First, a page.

A team has gathered in Sussex, England, to recover the bodies of two airmen who were lost in a violent crash in the British countryside in 1944. The men were inside a Consolidated B-24 Liberator bomber that had been damaged during a mission over Europe. After limping most of the way home, it suddenly crashed on friendly soil — the exact reason is still a mystery today. A four-week dig started on June 22nd to excavate the wreckage and recover the remains so they can be repatriated home.
The recovery project is a joint effort by archaeologists from the University of York, American Veterans Archaeological Recovery (AVAR), and the American Defense POW/MIA Accounting Agency (DPAA). The beginning of the dig was marked by a flypast of three Spitfires in honor of the missing men.
Although the wreckage of the aircraft is being excavated, the main goal for the project is to recover the airmen who have been missing for 77 years.
Dr. Stephen Humphreys, AVAR’s chief executive and a researcher at the University of York’s Department of Archaeology said, “Our mission is to recover the remains of those service members who were lost when this aircraft crashed, and hopefully give some closure to some families if we can.”
Johnny Reb’s crash
The B-24, nicknamed “Johnny Reb,” was part of the 489th Bombardment Group and was damaged by German anti-aircraft fire while bombing an airfield near Versailles. The damage severed most of the pilots’ control over the aircraft, but in what some have called a “tremendous feat of airmanship,” they managed to nurse the bomber home in the safety of the bomber stream.
After crossing the English Channel, the pilot ordered the crew of 10 to bail out, but only seven were able to do so. With three men still on board, the aircraft suddenly entered a steep dive and crashed into a Sussex field. Farmer John Sellers witnessed the crash when he was a young boy, and still vividly remembers the event.
“At about 9pm I had started to get ready for bed when there was a thunderous scream of a plane in a power dive then bump of it hitting the ground.” Sellers said. “Once it was safe I took the first chance to inspect the crash site. I found that the plane had come down near vertically, the wings at about 45 degrees to the ditch and fence.”
One of the three crewmen aboard was recovered and repatriated, but the other two were left and still remain there today.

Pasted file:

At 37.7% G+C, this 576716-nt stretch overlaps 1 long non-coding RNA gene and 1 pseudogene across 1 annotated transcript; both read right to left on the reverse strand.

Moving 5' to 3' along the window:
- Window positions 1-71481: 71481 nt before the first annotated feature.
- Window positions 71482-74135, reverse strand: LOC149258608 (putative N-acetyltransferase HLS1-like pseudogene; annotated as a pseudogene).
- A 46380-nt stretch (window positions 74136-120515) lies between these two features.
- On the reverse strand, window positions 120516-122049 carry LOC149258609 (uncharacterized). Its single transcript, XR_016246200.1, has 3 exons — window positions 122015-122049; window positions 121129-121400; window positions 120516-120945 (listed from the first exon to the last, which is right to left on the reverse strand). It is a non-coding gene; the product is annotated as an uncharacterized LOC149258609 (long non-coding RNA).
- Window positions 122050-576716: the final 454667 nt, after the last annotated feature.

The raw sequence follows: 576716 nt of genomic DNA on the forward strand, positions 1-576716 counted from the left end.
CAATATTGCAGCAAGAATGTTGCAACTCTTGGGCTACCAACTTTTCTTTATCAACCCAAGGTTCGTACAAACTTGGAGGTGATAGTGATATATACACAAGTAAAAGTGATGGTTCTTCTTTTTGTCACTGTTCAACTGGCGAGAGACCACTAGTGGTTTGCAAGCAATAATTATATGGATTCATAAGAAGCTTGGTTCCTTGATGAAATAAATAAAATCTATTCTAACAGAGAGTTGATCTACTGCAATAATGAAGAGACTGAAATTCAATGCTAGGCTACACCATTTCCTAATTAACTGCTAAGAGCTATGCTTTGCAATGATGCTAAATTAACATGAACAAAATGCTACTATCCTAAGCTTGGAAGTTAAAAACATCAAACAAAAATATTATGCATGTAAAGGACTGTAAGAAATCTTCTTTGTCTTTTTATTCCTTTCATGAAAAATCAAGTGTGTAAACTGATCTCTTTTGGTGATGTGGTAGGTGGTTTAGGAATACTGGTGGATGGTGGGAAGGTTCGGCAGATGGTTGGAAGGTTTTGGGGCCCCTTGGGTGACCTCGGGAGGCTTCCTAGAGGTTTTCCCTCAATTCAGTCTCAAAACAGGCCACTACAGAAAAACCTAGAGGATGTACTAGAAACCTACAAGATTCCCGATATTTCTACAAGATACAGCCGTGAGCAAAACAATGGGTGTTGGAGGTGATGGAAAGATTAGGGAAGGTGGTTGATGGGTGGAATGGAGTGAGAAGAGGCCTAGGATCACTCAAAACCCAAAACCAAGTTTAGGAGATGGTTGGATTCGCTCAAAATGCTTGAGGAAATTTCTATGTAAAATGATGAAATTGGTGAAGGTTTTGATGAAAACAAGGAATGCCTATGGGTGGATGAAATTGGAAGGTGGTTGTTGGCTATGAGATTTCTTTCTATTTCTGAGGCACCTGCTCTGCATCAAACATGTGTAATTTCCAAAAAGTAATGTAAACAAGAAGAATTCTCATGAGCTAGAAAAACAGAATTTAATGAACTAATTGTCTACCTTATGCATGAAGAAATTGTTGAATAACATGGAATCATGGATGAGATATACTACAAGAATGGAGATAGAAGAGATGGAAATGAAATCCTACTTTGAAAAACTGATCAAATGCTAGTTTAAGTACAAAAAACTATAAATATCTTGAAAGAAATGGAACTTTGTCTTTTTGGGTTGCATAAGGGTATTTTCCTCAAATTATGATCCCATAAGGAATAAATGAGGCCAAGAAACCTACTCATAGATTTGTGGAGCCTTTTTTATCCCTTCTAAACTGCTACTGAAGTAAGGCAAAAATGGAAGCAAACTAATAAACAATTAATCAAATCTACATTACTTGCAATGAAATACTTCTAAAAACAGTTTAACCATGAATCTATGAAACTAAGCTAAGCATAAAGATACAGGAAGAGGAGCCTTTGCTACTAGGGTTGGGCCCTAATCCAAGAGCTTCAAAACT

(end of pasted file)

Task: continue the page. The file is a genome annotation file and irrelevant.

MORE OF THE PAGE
Due to the extremely violent crash, much of the aircraft was disintegrated on impact, but that doesn’t mean the team cannot recover the airmen’s remains.
AVAR is providing archaeological experience
Humphreys said, “So obviously this is a fairly traumatic crash site but still there will be human material and human remains that survive so that is what we are attempting to recover.
“And personal effects, a number of items that would have been carried by those airmen at the time, those can help us to pinpoint where in the wreckage we might be able to find those remains.
“It’s all about making the details of the excavation as precise as we possibly can so that we can be as precise as we need to be in terms of being able to say where those individual finds came from out of the ground while we’re looking for those airmen.”
The process of recovering the remains involves using an excavator to carefully remove sections of soil and place it on corresponding tarpaulins. This soil is then rigorously examined for any remains. If some are found, the area that soil was removed from is inspected further.
The crash site excavation is part of Operation Keeping Faith, a joint project by the DPAA and AVAR. AVAR gives veterans the opportunity to help on archaeological digs for either personal reasons or as a career move.
“On my team we have the full range of individuals from people who are veterans and who want to go out and do something cool and learn a new skill set, but we also have veterans who already have degrees in archaeology and who do this as a career and of course this is great training for them in the pursuit of that career,” Humphreys said.